Do you mean ray-AABB or ray-OBB? I have no idea why it doesn't work for all rotations, just 0/90/180 degrees.

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40 minutes ago, komilll said:

I am using Euler-angle rotation for every model operations in my code, I believe

Generally speaking you also have to make sure Euler-angle conventions match from one place to another. I'm not saying they don't in your case, just that it can be a source of errors.

Quote

lb, rt are min-max bounds in world-space.

That was my guess, but e.g. 'lb' for left-bottom seemed a little confusing because it seems to suggest 2-d, whereas this is 3-d. Something like 'min' and 'max' (which you of course referred to above) would probably be more typical naming.

Quote

What I return is normalized inversed direction.

What's the purpose of normalizing the inverse direction? And is it the normalized inverse (rather than the original direction vector) that you're transforming by the model transform later? Not saying what you're doing is wrong - it's just not immediately obvious to me what all is going on (and there's too much code for me to analyze it fully at the moment), so I'm just curious if you can elaborate on that part of things.

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I will check rotation operation using Euler-angle to make sure there aren't any errors.

Quote

What's the purpose of normalizing the inverse direction?

I think there isn't any. I was just testing some code and I'm pretty sure that normalized or not, it gives the same results. So I think you can ignore that, as it is just inversed non-normalized direction.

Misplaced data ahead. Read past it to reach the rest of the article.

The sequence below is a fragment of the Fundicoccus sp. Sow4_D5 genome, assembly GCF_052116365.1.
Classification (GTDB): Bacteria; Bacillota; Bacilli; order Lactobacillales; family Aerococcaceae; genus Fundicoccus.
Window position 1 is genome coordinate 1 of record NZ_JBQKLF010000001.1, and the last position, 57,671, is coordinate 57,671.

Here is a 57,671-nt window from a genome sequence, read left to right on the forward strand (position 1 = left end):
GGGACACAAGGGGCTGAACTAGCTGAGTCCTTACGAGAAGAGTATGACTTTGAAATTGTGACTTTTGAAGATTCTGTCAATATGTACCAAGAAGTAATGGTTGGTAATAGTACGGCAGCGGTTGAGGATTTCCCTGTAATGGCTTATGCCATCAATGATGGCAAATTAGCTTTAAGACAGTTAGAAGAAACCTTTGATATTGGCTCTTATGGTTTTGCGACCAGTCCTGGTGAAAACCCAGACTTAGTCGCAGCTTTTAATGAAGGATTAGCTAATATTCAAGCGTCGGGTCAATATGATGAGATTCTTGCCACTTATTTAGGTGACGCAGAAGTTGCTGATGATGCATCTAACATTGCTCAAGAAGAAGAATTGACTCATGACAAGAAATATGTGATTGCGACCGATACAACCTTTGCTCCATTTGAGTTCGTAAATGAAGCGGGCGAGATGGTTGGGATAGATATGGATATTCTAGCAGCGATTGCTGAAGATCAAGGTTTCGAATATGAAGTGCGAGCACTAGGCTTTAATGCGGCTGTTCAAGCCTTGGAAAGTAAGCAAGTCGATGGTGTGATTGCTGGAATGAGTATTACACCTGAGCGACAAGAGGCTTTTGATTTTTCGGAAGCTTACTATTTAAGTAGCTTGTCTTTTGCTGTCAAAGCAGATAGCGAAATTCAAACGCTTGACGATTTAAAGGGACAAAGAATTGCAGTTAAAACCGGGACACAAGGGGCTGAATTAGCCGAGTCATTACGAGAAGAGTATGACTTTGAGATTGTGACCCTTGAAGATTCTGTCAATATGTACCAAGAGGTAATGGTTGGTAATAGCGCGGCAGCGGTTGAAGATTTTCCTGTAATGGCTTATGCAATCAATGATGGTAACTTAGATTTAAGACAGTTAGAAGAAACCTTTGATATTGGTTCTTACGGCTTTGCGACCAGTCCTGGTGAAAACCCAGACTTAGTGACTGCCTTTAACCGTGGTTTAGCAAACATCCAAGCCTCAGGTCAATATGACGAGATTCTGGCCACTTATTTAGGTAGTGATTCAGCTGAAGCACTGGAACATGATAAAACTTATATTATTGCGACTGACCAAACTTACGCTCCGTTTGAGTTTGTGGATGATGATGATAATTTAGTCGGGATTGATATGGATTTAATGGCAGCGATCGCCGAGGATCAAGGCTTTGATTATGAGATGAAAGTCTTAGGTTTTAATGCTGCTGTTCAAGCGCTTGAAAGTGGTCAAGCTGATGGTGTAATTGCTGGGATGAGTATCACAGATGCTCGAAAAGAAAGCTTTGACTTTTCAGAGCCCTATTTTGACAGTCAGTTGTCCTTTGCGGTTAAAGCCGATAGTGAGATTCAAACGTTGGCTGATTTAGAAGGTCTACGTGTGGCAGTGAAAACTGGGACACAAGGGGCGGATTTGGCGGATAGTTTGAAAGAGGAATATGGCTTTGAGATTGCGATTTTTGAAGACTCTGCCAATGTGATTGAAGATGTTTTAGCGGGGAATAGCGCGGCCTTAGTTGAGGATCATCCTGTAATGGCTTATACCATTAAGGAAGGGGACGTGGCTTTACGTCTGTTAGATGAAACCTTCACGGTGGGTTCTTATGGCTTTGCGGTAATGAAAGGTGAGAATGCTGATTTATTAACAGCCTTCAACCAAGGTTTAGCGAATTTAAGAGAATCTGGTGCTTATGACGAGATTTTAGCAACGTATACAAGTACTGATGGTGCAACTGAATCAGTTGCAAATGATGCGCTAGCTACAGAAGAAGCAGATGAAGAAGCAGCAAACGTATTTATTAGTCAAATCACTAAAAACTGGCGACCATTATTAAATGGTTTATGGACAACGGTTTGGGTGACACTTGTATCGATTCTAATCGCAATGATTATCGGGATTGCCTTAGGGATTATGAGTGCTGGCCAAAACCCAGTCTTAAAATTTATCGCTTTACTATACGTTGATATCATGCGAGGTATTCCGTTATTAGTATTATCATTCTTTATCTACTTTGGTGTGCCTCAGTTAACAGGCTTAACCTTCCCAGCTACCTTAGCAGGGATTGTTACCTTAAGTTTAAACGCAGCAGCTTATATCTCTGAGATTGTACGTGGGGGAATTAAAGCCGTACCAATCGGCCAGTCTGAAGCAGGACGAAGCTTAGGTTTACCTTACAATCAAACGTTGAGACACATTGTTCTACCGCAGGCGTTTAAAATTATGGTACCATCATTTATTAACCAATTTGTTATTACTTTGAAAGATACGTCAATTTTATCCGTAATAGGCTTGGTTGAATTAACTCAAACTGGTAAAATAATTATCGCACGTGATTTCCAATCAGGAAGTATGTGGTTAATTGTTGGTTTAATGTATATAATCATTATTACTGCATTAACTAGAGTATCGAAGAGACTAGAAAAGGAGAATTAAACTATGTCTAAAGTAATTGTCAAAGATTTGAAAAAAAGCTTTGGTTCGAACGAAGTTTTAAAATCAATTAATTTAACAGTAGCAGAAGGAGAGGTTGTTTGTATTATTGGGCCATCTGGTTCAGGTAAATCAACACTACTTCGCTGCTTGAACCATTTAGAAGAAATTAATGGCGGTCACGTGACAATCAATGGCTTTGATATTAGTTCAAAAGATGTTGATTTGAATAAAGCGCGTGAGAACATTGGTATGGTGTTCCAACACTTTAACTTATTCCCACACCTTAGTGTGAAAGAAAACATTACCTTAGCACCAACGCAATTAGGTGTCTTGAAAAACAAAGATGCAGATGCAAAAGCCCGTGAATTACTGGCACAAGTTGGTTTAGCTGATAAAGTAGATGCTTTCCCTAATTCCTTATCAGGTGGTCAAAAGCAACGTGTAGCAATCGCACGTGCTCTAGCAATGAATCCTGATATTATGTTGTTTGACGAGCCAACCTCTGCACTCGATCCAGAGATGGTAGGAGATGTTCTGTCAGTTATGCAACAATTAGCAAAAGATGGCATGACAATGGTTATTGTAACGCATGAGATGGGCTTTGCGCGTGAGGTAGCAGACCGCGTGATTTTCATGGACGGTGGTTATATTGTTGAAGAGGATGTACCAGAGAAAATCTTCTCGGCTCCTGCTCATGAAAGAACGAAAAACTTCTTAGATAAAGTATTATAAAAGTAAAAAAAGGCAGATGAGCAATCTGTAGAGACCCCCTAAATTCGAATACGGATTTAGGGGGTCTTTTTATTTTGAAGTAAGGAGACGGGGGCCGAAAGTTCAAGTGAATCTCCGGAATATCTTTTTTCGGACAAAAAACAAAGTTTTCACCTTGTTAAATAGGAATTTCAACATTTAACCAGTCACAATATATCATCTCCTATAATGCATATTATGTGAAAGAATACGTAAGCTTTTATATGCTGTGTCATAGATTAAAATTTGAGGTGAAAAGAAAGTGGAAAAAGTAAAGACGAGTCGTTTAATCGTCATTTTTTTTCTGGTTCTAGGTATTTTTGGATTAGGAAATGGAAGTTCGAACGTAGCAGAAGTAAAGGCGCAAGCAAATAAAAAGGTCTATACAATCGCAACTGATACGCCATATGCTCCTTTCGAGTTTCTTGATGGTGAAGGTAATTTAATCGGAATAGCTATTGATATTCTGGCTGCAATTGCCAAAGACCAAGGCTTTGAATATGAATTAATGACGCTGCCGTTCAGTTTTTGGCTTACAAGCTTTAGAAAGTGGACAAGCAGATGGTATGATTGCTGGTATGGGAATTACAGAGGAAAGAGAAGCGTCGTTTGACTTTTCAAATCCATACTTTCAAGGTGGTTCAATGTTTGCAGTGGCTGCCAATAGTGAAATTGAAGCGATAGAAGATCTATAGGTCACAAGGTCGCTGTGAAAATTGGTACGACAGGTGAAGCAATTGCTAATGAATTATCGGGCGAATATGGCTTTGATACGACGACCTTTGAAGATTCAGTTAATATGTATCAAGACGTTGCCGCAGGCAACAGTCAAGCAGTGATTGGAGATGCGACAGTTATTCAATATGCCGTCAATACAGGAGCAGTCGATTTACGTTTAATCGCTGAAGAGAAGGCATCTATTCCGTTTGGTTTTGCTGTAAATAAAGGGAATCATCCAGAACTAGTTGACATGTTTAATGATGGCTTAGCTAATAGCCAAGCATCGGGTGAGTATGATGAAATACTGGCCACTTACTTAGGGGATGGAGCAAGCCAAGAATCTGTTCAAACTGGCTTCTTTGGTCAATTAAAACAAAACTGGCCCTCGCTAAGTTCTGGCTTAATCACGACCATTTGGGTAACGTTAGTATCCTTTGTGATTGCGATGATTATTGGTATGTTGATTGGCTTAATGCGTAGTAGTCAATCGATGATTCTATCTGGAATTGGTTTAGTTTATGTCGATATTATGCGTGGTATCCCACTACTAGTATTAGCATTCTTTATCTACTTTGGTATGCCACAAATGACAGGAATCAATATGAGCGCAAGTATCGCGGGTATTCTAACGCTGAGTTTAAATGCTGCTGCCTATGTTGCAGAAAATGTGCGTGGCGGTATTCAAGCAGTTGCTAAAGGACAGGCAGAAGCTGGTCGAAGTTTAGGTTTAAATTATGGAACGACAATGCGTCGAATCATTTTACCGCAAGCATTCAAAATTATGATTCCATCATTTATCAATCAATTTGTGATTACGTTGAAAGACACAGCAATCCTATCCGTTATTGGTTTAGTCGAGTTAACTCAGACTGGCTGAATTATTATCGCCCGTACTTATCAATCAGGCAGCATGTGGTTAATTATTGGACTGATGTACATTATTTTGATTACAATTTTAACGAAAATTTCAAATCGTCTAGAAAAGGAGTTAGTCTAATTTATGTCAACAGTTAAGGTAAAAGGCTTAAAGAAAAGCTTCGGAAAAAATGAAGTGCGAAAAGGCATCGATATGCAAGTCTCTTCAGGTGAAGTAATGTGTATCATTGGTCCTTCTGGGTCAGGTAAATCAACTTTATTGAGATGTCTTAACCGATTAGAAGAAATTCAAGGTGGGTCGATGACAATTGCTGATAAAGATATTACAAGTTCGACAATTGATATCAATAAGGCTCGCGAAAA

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40 minutes ago, komilll said:

I think there isn't any. I was just testing some code and I'm pretty sure that normalized or not, it gives the same results. So I think you can ignore that, as it is just inversed non-normalized direction.

I do still wonder about the normalization, but I'd have to know more about the rest of the code to guess at what effect it might have, so I'll move on from that.

Something else that might be worth mentioning is that the slab test can be vulnerable to error if one or more direction components is zero or has very small magnitude. So we'd be talking about division by zero or numbers with small magnitude in this statement:

const XMFLOAT3 dirfrac{ 1.0f / rayDirection.m128_f32[0], 1.0f / rayDirection.m128_f32[1], 1.0f / rayDirection.m128_f32[2] };

You may be relying on language- or environment-specific behavior here, but I just thought I'd mention it in case you hadn't thought about it.

What I'm more curious about though is this. Here:

bool TestOBBIntersection(ModelClass* model, XMFLOAT3 origin, XMFLOAT3 dir, XMFLOAT3 lb, XMFLOAT3 rt, float & dist)

For 'dir', what are you passing in? The inverted (and normalized) direction vector? The original unmodified direction vector? Or something else?

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@Zakwayda You had good point about what's actually passed in 'dir'. I created raycast debug line and found out where actual error is. Thank you!

I was returning dir as 1.0f / dir and then transforming it. I changed it to pass dir without inversion, transform it to OBB space and then inverse it and OBB works fine. However I found out, that it works only for location (0, 0, 0). Do you know what might be a problem?